Washington supports its European partners and allies as they develop mutually beneficial relations with Taiwan, the US Department of State said on Tuesday, adding that each country should be able to interpret its own “one China” policy.
US Department of State spokesman Ned Price made the remarks at a news conference when asked to comment on China demanding Lithuania to withdraw its ambassador from Beijing earlier that day.
In Taipei, the Ministry of Foreign Affairs on July 20 announced its plan to establish a representative office in Lithuania — the first office in Europe to have “Taiwanese” in its name.
Photo courtesy of the US Department of State’s Asia Pacific Media Hub
Lithuania plans to open a representative office in Taiwan by this fall, although the two nations do not have formal diplomatic ties.
“Well, we do stand in solidarity with our NATO ally Lithuania and we condemn the PRC’s [People’s Republic of China] recent retaliatory actions, including the recall of Beijing’s ambassador from Vilnius and demanding Lithuania recall its ambassador from Beijing,” Price said.
“Taiwan is a global leader in public health and advanced manufacturing and democratic governance, to name just a few areas in which the international community — including the United States — benefits from engagement with Taiwan,” he added.
“Each country should be able to determine the contours of its own ‘one China’ policy without outside coercion. We have done just that,” he said.
Asked what actions the US expects Japan to take to keep stability across the Taiwan Strait — after US Secretary of State Antony Blinken and Japanese National Security Adviser Akiba Takeo met in Washington on Monday — Price reiterated the US’ support for a peaceful resolution of cross-strait relations.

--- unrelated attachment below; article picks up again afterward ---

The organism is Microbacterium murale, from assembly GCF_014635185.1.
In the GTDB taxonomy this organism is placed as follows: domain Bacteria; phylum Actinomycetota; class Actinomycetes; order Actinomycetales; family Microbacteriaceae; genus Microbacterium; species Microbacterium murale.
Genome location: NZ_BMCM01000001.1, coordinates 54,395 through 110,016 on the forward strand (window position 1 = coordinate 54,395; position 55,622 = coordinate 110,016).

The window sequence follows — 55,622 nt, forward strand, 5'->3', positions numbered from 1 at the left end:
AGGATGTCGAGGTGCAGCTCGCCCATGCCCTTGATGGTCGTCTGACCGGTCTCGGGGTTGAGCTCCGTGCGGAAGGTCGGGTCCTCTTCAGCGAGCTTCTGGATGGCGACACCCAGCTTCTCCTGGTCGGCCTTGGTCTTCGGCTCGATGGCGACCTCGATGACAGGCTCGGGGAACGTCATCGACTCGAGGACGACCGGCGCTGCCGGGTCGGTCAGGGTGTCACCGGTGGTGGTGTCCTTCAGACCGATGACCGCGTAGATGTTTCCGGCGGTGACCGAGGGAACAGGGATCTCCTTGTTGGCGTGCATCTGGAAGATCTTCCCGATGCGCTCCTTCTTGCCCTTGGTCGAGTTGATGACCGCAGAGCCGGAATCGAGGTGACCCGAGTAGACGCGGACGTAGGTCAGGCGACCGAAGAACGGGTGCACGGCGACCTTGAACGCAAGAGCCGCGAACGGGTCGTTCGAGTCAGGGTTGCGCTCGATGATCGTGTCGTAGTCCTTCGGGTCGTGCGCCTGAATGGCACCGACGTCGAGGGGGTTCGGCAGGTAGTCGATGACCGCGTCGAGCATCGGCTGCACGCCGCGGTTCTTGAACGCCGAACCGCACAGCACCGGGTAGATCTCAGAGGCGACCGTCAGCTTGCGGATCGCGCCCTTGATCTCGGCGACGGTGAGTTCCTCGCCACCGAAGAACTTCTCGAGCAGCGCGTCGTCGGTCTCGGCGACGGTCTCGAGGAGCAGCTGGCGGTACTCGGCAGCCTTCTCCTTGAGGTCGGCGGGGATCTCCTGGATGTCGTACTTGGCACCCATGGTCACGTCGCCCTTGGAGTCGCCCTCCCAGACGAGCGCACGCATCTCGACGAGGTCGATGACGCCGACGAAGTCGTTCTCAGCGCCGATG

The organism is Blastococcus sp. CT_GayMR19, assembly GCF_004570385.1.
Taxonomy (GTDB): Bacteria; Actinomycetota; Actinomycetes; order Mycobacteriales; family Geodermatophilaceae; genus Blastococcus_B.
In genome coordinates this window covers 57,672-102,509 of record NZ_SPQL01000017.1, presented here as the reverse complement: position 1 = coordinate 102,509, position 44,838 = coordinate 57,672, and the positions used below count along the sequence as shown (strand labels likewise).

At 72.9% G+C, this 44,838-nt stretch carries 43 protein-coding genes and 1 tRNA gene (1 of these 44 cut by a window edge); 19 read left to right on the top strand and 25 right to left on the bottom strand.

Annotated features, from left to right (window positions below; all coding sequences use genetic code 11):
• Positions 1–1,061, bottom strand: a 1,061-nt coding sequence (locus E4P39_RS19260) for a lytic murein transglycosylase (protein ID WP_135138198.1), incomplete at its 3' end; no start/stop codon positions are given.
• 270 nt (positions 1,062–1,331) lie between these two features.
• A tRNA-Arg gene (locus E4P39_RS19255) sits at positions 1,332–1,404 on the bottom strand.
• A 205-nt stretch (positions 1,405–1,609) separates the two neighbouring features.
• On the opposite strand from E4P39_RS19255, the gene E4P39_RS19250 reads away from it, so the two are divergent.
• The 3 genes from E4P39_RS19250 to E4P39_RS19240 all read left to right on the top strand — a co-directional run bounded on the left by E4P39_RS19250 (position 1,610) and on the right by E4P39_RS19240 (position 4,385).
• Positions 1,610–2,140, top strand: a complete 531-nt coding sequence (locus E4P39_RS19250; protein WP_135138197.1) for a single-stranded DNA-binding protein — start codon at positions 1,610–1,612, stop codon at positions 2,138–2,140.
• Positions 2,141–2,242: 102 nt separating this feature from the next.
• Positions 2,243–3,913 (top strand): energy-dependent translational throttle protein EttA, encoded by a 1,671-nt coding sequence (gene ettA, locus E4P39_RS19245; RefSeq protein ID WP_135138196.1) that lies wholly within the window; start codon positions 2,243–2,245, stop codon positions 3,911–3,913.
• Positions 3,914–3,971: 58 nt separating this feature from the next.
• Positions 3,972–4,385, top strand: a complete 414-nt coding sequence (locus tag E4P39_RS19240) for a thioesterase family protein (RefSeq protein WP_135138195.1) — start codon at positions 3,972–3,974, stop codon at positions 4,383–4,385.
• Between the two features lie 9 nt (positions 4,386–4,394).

“We have urged Beijing ... to cease its military, its diplomatic, its economic pressure against Taiwan and to engage in meaningful dialogue with Taiwan,” Price said.
In Taipei, the foreign ministry said it welcomed Washington’s comments.
The ministry thanked US President Joe Biden’s administration for continuously supporting Taiwan, and backing Taiwan and Lithuania in establishing representative offices in each other’s countries, ministry spokeswoman Joanne Ou (歐江安) said in a statement yesterday.
Taiwan would continue to develop practical and mutually beneficial relations with all like-minded countries, without flinching under outside coercion, she added.
On Tuesday, the Lithuanian Ministry of Foreign Affairs expressed regret over Beijing’s move to recall its ambassador, but said that the country is determined to pursue mutually beneficial ties with Taiwan, like many other countries in the EU and around the world.
If Lithuania does not cease its engagements with Taiwan, it is not impossible that China and Lithuania might sever relations, Liu Zuokui (劉作奎), director of the Chinese Academy of Social Sciences’ Department of Central and Eastern European Studies, told the Chinese-language Global Times on Tuesday.
Nabila Massrali, spokeswoman for the European External Action Service, the EU’s diplomatic body, told the Central News Agency that while the ambassador recall was a bilateral matter between China and Lithuania, developments in Beijing’s ties with individual EU members “inevitably have an impact on overall EU-China relations.”
“We regret the Chinese action, and are following developments closely,” Massrali said in a statement.
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